On 19 March, the ‘Austerity, Poverty and Welfare Policy’ panel discussion was held, organized by Girl Up Edinburgh. Girl Up is an international UN foundation initiative established in 2010. The panel discussed extremely complex phenomenon of the gendered dimension of poverty in Scotland and the UK, including at the University of Edinburgh.
Molly Little, the Serving Officer of Girl Up Edinburgh summarised their aims saying: “Girl Up’s mission is supporting the world’s hardest to reach adolescent girls in developing countries, and it does so through founding programmes in five core pillars, and that’s education, health, leadership, ensuring girls are counted and are safe from violence.”
One of the four panellists, Dominique Green, a doctoral researcher of Social Policy at the university, highlighted that in order to talk about poverty, it has to be defined. She said: “people often understand poverty as lack of income, but in my research and other research have been advocated that we need to take a multi-dimensional understanding about poverty and that can encompass a lot of dimensions beyond the lack of income.
“It can encompass lack of access to basic necessities and infrastructure, low levels of education, healthcare. Poverty is also social stigmatisation.” Green went on to discuss how through this definition, poverty is indeed gendered. Women are financial disadvantage compared Image: marIawIIk“Celestial Bodies : offers a platform for women of all shapes and skin colors to feel represented and beautiful.to men, and women of ethnic and national minorities are even further marginalised to White British women.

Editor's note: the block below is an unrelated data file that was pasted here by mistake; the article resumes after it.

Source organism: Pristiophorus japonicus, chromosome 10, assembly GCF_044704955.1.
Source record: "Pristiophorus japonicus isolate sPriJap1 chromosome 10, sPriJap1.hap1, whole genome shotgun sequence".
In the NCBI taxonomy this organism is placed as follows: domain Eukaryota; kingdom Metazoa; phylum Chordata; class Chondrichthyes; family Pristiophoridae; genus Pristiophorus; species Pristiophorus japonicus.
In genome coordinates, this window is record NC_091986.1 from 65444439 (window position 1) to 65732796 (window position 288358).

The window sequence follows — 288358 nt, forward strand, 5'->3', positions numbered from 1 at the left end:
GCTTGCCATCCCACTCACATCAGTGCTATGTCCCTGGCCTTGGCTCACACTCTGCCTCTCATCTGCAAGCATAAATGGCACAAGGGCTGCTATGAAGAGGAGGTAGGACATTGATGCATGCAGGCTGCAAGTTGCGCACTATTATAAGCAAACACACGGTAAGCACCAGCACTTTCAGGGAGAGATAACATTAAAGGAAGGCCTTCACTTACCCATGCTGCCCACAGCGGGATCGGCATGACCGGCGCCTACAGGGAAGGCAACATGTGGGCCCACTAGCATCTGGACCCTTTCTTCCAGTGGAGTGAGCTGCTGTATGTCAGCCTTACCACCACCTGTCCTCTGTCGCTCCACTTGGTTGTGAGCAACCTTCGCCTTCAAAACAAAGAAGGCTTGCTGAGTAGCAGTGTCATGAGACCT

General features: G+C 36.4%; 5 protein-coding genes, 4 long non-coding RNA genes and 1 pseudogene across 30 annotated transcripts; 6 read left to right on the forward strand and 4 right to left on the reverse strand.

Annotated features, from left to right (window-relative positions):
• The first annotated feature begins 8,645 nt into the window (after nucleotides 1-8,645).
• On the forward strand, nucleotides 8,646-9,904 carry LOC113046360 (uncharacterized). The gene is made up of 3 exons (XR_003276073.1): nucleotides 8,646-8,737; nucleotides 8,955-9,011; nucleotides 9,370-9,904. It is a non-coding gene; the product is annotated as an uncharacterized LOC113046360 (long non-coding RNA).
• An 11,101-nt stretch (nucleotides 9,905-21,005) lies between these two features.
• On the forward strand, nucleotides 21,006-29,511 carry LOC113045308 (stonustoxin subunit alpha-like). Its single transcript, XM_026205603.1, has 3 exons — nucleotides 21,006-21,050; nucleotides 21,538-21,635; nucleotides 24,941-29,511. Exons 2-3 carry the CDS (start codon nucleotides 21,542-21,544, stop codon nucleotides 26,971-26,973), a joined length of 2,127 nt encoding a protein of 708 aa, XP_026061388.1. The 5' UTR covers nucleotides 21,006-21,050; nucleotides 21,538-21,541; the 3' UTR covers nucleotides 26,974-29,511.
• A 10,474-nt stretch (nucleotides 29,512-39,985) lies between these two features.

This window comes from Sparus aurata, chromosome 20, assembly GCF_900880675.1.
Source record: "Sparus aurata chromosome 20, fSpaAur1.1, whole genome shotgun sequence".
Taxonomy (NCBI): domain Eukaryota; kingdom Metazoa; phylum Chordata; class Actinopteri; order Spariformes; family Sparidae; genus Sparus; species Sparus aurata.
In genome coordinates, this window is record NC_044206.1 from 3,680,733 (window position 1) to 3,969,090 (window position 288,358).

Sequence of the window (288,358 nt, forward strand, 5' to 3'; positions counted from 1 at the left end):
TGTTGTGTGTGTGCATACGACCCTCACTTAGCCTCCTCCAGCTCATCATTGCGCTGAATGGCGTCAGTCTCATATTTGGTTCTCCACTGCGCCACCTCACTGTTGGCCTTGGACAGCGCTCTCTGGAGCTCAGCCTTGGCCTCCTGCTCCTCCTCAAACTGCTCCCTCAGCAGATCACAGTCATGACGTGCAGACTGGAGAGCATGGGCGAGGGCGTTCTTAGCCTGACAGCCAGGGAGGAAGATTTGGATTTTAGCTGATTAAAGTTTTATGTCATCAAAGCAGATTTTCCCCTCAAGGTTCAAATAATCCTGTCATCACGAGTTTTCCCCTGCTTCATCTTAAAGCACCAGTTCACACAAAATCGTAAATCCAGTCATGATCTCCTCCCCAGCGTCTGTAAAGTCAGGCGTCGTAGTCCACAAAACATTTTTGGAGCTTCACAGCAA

Both Lezley Marion Cameron, the Edinburgh City Councillor leading the Housing and Economy Committee and Julie MacDonald, a representative of Edinburgh Women’s Aid went on to further strengthen Green’s argument.
MacDonald shed light on the fact that similar to poverty, domestic abuse is also gendered. She said: “it is most often female victims and male perpetrator…abusers sometimes completely depriving women of control over their financial resources. Women are sometimes forced to flee their homes.”
The Edinburgh City Council has implemented policies and campaigning for the reduction of poverty. Edinburgh Women’s Aid has giving training for organisations combating domestic violence, providing refuge, advice and support for the abused.
They aim to empower women to become independent personally and financially, preventing their children to be caught up in a circle of poverty and violence.
In terms of the University of Edinburgh’s policies, VP of Education Diva Mukerji and a member of NUS Scotland Women’s Committee also spoke at the event. Mukerji highlighted that the university is doing significant work for the inclusion of women students struggling economically. The most remarkable policy has been to provide free sanitary products at all university facilities — a step towards abolishing the taboos surrounding periods and reducing period poverty on campus.
The university also offers a Discretionary Fund and its own loan system to support students who are struggling financially. However, there are serious need for improvement. Diva evaluated that the university devastatingly lacks childcare facilities. The only existing one is expensive, making it inaccessible for many mothers and carers. Furthermore, the fact that parents are only allowed to be in the Main Library with children for 30 minutes puts many, especially women, in a difficult situation. The talk also centered around what women have to face within the current political climate of rising austerity through the Conservative government.
Policies enacted such as Universal Credit have made it much more difficult for those in single-parent households to adequetly make ends-meet for their own personal safety and health, but also for that of their children. Many families within the United Kingdom are struggling. The talk concluded with a further emphasis on Girl Up’s aim to empower women in all areas – especially where they cannot acquire the economic means to live safe and happy lives
Image: Girl Up Edinburgh Campus